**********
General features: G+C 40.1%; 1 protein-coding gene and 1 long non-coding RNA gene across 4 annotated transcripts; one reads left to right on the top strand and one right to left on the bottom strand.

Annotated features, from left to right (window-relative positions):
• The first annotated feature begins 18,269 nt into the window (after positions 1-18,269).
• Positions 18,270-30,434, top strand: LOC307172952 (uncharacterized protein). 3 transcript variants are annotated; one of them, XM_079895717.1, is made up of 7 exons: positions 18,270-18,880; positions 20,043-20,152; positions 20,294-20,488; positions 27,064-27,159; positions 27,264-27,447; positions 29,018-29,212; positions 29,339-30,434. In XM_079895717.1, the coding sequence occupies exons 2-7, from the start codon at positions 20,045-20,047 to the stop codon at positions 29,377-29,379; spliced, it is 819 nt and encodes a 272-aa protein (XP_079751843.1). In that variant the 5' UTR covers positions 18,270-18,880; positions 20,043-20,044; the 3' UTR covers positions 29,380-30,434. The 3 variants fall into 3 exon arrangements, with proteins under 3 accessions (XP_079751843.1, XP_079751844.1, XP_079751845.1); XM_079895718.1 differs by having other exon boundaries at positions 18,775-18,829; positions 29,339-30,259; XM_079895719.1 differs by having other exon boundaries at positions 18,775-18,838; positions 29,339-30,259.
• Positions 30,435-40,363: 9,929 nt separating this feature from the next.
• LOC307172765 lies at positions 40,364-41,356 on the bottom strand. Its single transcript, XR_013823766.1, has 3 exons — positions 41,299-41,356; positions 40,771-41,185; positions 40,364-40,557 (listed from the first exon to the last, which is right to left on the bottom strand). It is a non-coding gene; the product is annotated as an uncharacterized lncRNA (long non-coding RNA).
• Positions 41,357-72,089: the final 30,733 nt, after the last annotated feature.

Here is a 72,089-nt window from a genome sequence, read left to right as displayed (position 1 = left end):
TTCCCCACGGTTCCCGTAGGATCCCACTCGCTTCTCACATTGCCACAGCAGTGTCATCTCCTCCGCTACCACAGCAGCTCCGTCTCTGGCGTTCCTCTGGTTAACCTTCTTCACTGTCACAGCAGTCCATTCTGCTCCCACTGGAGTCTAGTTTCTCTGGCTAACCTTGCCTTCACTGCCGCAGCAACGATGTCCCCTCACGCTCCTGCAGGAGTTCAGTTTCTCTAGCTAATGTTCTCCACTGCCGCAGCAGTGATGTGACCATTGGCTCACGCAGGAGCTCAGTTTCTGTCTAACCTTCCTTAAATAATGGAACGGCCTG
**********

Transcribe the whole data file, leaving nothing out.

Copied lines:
General features: G+C 40.1%; 1 protein-coding gene and 1 long non-coding RNA gene across 4 annotated transcripts; one reads left to right on the top strand and one right to left on the bottom strand.

Annotated features, from left to right (window-relative positions):
• The first annotated feature begins 18,269 nt into the window (after positions 1-18,269).
• Positions 18,270-30,434, top strand: LOC307172952 (uncharacterized protein). 3 transcript variants are annotated; one of them, XM_079895717.1, is made up of 7 exons: positions 18,270-18,880; positions 20,043-20,152; positions 20,294-20,488; positions 27,064-27,159; positions 27,264-27,447; positions 29,018-29,212; positions 29,339-30,434. In XM_079895717.1, the coding sequence occupies exons 2-7, from the start codon at positions 20,045-20,047 to the stop codon at positions 29,377-29,379; spliced, it is 819 nt and encodes a 272-aa protein (XP_079751843.1). In that variant the 5' UTR covers positions 18,270-18,880; positions 20,043-20,044; the 3' UTR covers positions 29,380-30,434. The 3 variants fall into 3 exon arrangements, with proteins under 3 accessions (XP_079751843.1, XP_079751844.1, XP_079751845.1); XM_079895718.1 differs by having other exon boundaries at positions 18,775-18,829; positions 29,339-30,259; XM_079895719.1 differs by having other exon boundaries at positions 18,775-18,838; positions 29,339-30,259.
• Positions 30,435-40,363: 9,929 nt separating this feature from the next.
• LOC307172765 lies at positions 40,364-41,356 on the bottom strand. Its single transcript, XR_013823766.1, has 3 exons — positions 41,299-41,356; positions 40,771-41,185; positions 40,364-40,557 (listed from the first exon to the last, which is right to left on the bottom strand). It is a non-coding gene; the product is annotated as an uncharacterized lncRNA (long non-coding RNA).
• Positions 41,357-72,089: the final 30,733 nt, after the last annotated feature.

Here is a 72,089-nt window from a genome sequence, read left to right as displayed (position 1 = left end):
TTCCCCACGGTTCCCGTAGGATCCCACTCGCTTCTCACATTGCCACAGCAGTGTCATCTCCTCCGCTACCACAGCAGCTCCGTCTCTGGCGTTCCTCTGGTTAACCTTCTTCACTGTCACAGCAGTCCATTCTGCTCCCACTGGAGTCTAGTTTCTCTGGCTAACCTTGCCTTCACTGCCGCAGCAACGATGTCCCCTCACGCTCCTGCAGGAGTTCAGTTTCTCTAGCTAATGTTCTCCACTGCCGCAGCAGTGATGTGACCATTGGCTCACGCAGGAGCTCAGTTTCTGTCTAACCTTCCTTAAATAATGGAACGGCCTG